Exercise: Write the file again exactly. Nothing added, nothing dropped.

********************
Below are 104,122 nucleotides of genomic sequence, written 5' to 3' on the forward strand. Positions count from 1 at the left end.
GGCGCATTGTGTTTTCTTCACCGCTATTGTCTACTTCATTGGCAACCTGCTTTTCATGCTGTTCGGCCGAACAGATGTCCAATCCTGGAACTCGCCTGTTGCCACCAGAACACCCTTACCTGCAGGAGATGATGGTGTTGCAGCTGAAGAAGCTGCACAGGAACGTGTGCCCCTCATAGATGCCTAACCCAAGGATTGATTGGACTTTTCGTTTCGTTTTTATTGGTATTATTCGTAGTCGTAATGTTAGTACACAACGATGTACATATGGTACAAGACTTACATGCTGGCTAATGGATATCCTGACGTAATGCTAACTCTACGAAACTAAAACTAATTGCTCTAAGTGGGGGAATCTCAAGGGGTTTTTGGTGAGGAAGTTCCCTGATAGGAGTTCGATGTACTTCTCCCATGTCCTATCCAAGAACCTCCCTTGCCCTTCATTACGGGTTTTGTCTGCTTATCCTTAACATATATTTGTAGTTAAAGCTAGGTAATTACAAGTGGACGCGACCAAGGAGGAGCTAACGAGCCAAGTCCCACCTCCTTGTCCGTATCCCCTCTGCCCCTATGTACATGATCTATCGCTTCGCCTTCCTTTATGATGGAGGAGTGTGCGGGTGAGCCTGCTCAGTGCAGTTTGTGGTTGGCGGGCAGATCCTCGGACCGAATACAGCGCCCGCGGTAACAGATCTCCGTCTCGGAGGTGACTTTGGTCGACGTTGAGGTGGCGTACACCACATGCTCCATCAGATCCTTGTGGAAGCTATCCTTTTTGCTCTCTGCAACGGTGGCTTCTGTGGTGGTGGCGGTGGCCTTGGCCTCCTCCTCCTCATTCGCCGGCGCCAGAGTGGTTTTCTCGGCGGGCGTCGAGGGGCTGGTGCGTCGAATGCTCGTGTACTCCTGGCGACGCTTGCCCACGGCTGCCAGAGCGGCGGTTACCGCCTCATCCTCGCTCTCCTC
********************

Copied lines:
Below are 104,122 nucleotides of genomic sequence, written 5' to 3' on the forward strand. Positions count from 1 at the left end.
GGCGCATTGTGTTTTCTTCACCGCTATTGTCTACTTCATTGGCAACCTGCTTTTCATGCTGTTCGGCCGAACAGATGTCCAATCCTGGAACTCGCCTGTTGCCACCAGAACACCCTTACCTGCAGGAGATGATGGTGTTGCAGCTGAAGAAGCTGCACAGGAACGTGTGCCCCTCATAGATGCCTAACCCAAGGATTGATTGGACTTTTCGTTTCGTTTTTATTGGTATTATTCGTAGTCGTAATGTTAGTACACAACGATGTACATATGGTACAAGACTTACATGCTGGCTAATGGATATCCTGACGTAATGCTAACTCTACGAAACTAAAACTAATTGCTCTAAGTGGGGGAATCTCAAGGGGTTTTTGGTGAGGAAGTTCCCTGATAGGAGTTCGATGTACTTCTCCCATGTCCTATCCAAGAACCTCCCTTGCCCTTCATTACGGGTTTTGTCTGCTTATCCTTAACATATATTTGTAGTTAAAGCTAGGTAATTACAAGTGGACGCGACCAAGGAGGAGCTAACGAGCCAAGTCCCACCTCCTTGTCCGTATCCCCTCTGCCCCTATGTACATGATCTATCGCTTCGCCTTCCTTTATGATGGAGGAGTGTGCGGGTGAGCCTGCTCAGTGCAGTTTGTGGTTGGCGGGCAGATCCTCGGACCGAATACAGCGCCCGCGGTAACAGATCTCCGTCTCGGAGGTGACTTTGGTCGACGTTGAGGTGGCGTACACCACATGCTCCATCAGATCCTTGTGGAAGCTATCCTTTTTGCTCTCTGCAACGGTGGCTTCTGTGGTGGTGGCGGTGGCCTTGGCCTCCTCCTCCTCATTCGCCGGCGCCAGAGTGGTTTTCTCGGCGGGCGTCGAGGGGCTGGTGCGTCGAATGCTCGTGTACTCCTGGCGACGCTTGCCCACGGCTGCCAGAGCGGCGGTTACCGCCTCATCCTCGCTCTCCTC